This is Part 3 of a multi-part series covering some of the topics introduced in our RailsConf 2018 Interviewer Skills workshop.

Part 1 covered how to know what would make a candidate the right addition to your team, and why single-word descriptions like “independent” or “smart” can imply different behaviors to different people.

Part 2 covered how to create effective interview questions that would allow a candidate to show you whether they exhibit the behaviors and characteristics you’re looking for in a new teammate.


You’re hiring - yay!

You have a list of 4-6 descriptive attributes that describe the ideal candidate - double yay!!

And you have a list of questions to show you whether a candidate has displayed the skills and characteristics you’re seeking in your new teammate.

You’re all set for the interview! What happens when you bring all this preparation and your carefully created questions into the reality of the interview room?

You: Can you tell me about a time when you gave feedback on not-very-good code?

Them: Yes, I definitely agree that feedback on all code is a very important part of the development process. When I was at $prev_company, we had a process for making sure all code received feedback.

Whoa, what happened?? and more importantly – what do you do?

Base assumptions

First, assume the candidate is not deliberately malicious. There are so many more likely reasons for why the candidate went off on a tangent.

  • They’re probably nervous.\
  • Maybe they misheard you.
  • Maybe they are trying to guess at what you’re looking for, and guessed wrong because they can’t read your mind.

Work with them! remember, this candidate is possibly your future teammate – are you able to learn to adapt to each other’s communication styles? Maybe the answer is no, but you won’t know whether it’s definitely a “no” the first time there’s a misunderstanding. Keep trying to establish communication with your candidate, and assume the candidate is doing their best to answer your questions.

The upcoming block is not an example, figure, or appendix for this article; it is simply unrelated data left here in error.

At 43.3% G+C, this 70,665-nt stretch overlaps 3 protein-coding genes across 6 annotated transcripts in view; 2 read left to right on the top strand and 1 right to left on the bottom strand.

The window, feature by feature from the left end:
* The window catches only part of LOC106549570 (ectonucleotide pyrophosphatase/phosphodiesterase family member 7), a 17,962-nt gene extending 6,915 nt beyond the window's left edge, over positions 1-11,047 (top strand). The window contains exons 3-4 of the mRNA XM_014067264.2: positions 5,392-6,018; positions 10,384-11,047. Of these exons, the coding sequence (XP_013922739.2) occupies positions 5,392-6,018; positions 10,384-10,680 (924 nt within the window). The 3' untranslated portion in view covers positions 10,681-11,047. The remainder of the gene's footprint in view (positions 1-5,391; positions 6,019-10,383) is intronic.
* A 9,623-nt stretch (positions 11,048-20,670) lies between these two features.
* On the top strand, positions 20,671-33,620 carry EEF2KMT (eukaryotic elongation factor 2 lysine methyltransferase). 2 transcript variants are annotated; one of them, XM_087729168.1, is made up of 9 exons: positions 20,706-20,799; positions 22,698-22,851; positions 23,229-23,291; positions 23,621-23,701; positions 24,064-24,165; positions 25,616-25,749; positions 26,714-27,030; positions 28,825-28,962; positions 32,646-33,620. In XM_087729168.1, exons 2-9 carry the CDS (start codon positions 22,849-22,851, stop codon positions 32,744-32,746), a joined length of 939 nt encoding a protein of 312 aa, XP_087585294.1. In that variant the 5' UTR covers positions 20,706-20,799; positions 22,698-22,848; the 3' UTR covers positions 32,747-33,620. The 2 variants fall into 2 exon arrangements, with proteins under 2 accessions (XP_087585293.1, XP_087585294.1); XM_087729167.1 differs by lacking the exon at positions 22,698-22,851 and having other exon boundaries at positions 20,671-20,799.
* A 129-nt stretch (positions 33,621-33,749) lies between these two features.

If by the end of the interview you still couldn’t find the answers you were looking for, and you tried your best to communicate your goals to the candidate, then at that point it doesn’t matter if the candidate was deliberately or unintentionally misunderstanding your questions. At that point, after you’ve tried your best to communicate what information you’re looking for, you will know definitively that you shouldn’t hire the candidate because there will always be problems communicating. But until that point, keep trying! Give every candidate a chance to learn and adapt to your communication in your interview.

How to give your candidate opportunities in the interview

What do you do when the candidate goes off on a tangent? Should you wait patiently for the candidate to finish their not-helpful-to-your-hiring-decision storytelling?

Your job as the interviewer is to contribute to the hiring decision around a given candidate based on your experience in the interview. This means you have a responsibility to the candidate: it is your job to give them the opportunity to provide you with all the information you need to make an informed decision. Out of you and the candidate, you are the one who knows your team’s values best, and you are the one who knows what behaviors and characteristics you’re seeking in your new teammate. The person across the table from you might be that future teammate. Would allowing them to ramble on an irrelevant-to-the-hiring-decision topic be the best use of their time in showing you how they could be the next addition to the team?

It’s tempting to think “this will only take a few minutes and then we can continue”. If you have thirty minutes for your interview, a five-minute diversion is over 15% of your total allocated time. That’s time that could be spent learning how the candidate could contribute to the team. That’s time that could be spent for the candidate to learn more about your team. If you don’t interrupt the candidate, will you know enough about them to be able to recommend hiring them?

The kindest thing you can do for a candidate is to give them the opportunity to shine. Sometimes that does mean interrupting and redirecting them. How do you do that?

Closeup of a pocketwatch lying on a sandy beach

Time management techniques

Proactive signal techniques

Setting expectations with the candidate about what you’re looking for as part of your question is the best way for the candidate to know what kind of answer to give you. You can do this by signaling to the candidate what you’re looking for.

  • “I have several questions I hope we can cover today. Can you briefly tell me about…“ Signal how detailed of an answer you’re looking for. Are you looking for a brief answer in a few minutes? or are you looking to deep dive into the topic for the next twenty minutes? Would it be appropriate for the candidate to pull out visuals like drawing a diagram or sketching some pseudocode?
  • “I want to spend a few minutes digging into $x. Can you tell me…“ If you’re looking to dive in deeper, share that intent.